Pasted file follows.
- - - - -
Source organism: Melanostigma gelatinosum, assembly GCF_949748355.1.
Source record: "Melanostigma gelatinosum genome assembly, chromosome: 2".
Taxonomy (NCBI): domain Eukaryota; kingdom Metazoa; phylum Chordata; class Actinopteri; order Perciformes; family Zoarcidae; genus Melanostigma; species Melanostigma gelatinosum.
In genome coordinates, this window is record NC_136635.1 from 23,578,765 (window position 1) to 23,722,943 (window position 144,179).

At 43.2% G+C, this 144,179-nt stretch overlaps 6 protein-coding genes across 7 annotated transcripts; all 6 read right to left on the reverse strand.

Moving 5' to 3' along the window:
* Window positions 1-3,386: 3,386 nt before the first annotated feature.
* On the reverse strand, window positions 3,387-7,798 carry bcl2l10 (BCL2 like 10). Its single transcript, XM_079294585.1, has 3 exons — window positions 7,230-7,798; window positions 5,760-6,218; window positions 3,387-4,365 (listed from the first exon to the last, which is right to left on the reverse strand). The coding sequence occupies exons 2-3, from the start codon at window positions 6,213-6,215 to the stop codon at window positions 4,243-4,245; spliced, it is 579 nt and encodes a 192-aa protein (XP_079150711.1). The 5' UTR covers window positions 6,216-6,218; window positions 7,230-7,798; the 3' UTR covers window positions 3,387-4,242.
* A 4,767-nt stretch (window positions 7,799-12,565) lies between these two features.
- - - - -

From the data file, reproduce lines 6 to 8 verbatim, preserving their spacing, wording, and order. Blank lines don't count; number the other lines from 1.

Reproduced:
Moving 5' to 3' along the window:
* Window positions 1-3,386: 3,386 nt before the first annotated feature.
* On the reverse strand, window positions 3,387-7,798 carry bcl2l10 (BCL2 like 10). Its single transcript, XM_079294585.1, has 3 exons — window positions 7,230-7,798; window positions 5,760-6,218; window positions 3,387-4,365 (listed from the first exon to the last, which is right to left on the reverse strand). The coding sequence occupies exons 2-3, from the start codon at window positions 6,213-6,215 to the stop codon at window positions 4,243-4,245; spliced, it is 579 nt and encodes a 192-aa protein (XP_079150711.1). The 5' UTR covers window positions 6,216-6,218; window positions 7,230-7,798; the 3' UTR covers window positions 3,387-4,242.